While many women with uterine fibroids experience no symptoms at all, approximately 50% of women with fibroids do end up having symptoms. Fibroids symptoms can vary from mild to extremely severe and depend on the number of fibroids you have, as well as their location and size.
What are the most common symptoms of fibroids?
Heavy and/or extended menstrual bleeding
Fibroids connected to your uterine lining can cause pressure that makes your endometrial tissue bleed more than usual. Endometrial tissue is what grows in the uterus to prepare the womb lining for ovulation. Even small fibroids located within the lining of the uterine wall can cause excessive bleeding.
Pelvic pressure or pain
The size, weight, placement, and quantity of your fibroids can pull, stretch, push, and place undue compression or strain on the inside and outside of the uterus—as well as the surrounding organs—resulting in pelvic pressure or pain.
Interference with sexual intercourse
Fibroids can cause painful sexual intercourse, although this typically only occurs in specific positions or at certain angles. They can also lower your sex drive by altering your estrogen and progesterone hormone levels.
Weight gain and stomach bulge
Your uterus is approximately the size of a pear. While some fibroids are only the size of a pea, others, if left untreated, can grow to be the size of mangos, cantaloupes, or watermelons. Even a medium-sized fibroid can create a stomach bulge that mimics pregnancy.
Frequent urination or urinary incontinence
Fibroids can push on the bladder—creating a sense of needing to urinate frequently and sometimes interfering with bladder control. The size and placement of your fibroids may make urination painful, too.
Fibroids may exert pressure on your bowels, causing constipation and/or uncomfortable elimination.
Lower back and leg pain
Depending on location, a medium to large fibroid may press on the pelvic nerve—sending pain to your lower back, butt, hip, or thigh. Pressure on the sciatic nerve may send shooting pains down the back of your leg.
Are there any other potential fibroids symptoms?
Complications during pregnancy or labor
As stated by the American Society of Reproductive Medicine, “Fibroids are found in 2% to 12% of pregnant women, but not all fibroids get larger or cause problems in pregnancy. If a fibroid grows, it usually does so in the first 12 weeks of pregnancy.”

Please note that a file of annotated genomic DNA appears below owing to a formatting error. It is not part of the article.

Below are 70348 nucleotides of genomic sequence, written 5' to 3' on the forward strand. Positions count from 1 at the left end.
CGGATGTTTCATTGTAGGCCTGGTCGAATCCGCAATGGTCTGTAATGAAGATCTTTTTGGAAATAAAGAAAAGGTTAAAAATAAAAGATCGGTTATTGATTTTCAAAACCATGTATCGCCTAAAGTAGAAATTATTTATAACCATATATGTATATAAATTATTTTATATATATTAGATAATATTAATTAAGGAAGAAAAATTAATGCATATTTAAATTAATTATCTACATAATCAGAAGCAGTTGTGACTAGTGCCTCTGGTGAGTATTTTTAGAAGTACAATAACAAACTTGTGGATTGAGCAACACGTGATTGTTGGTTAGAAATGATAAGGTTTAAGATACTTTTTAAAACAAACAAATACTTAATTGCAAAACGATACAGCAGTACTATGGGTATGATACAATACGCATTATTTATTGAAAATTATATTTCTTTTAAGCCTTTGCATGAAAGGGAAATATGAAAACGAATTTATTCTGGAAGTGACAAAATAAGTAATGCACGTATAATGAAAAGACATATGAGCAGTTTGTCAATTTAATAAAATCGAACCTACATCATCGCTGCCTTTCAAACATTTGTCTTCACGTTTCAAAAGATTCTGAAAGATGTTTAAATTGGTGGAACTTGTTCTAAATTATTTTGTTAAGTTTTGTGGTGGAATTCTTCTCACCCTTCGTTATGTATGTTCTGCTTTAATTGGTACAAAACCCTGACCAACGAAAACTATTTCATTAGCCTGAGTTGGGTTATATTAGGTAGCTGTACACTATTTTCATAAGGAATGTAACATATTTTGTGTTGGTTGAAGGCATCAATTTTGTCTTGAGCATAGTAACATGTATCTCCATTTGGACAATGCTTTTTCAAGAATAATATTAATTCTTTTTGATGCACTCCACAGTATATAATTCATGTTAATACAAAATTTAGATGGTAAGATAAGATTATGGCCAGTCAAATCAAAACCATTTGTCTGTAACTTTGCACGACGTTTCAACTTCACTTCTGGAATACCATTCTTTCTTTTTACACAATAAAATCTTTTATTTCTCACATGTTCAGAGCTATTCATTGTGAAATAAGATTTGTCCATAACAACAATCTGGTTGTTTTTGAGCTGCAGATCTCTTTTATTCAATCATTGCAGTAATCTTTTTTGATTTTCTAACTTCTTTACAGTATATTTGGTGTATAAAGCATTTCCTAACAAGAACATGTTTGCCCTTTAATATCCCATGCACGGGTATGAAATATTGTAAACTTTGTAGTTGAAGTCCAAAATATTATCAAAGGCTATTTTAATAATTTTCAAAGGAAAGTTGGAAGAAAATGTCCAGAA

The potential complications for pregnant women with fibroids include the following:
- Fetal growth restriction: The size of fibroids may prevent a fetus from growing to its full capacity due to less room in the womb.
- Placental abruption: This is when the placenta breaks away from the uterine wall because a fibroid is blocking the way.
- Pre-term delivery: Fibroids-related pain may lead to contractions, which can result in early delivery.
- Cesarean delivery (C-section): Women with fibroids are six times more likely to deliver via C-section.
- Baby in breech position: Fibroids may change the shape of the cavity, which may not allow the baby to align properly for a vaginal delivery.
- Miscarriage: Women with fibroids’ chances of miscarrying double in comparison to women without fibroids.
Difficulty conceiving and/or infertility
Fibroids can interfere with conception in a number of different ways, such as whether:
- sperm and egg meet;
- an embryo can implant; and
- a pregnancy can continue.
On rare occasions, fibroids can cause infertility. Fibroid location and size are what affect fertility, such as submucosal fibroids (inside the uterine cavity) or large (over 6 cm in diameter) intramural fibroids (in the uterine wall).
What should I do if I think I have symptoms?
If you are experiencing any of the following symptoms, it’s important to schedule an appointment with your doctor or medical provider to determine if you have fibroids. If you are diagnosed with fibroids, you and your doctor will determine a treatment plan to help alleviate your fibroids symptoms and improve your quality of life, including physical, mental, and emotional health.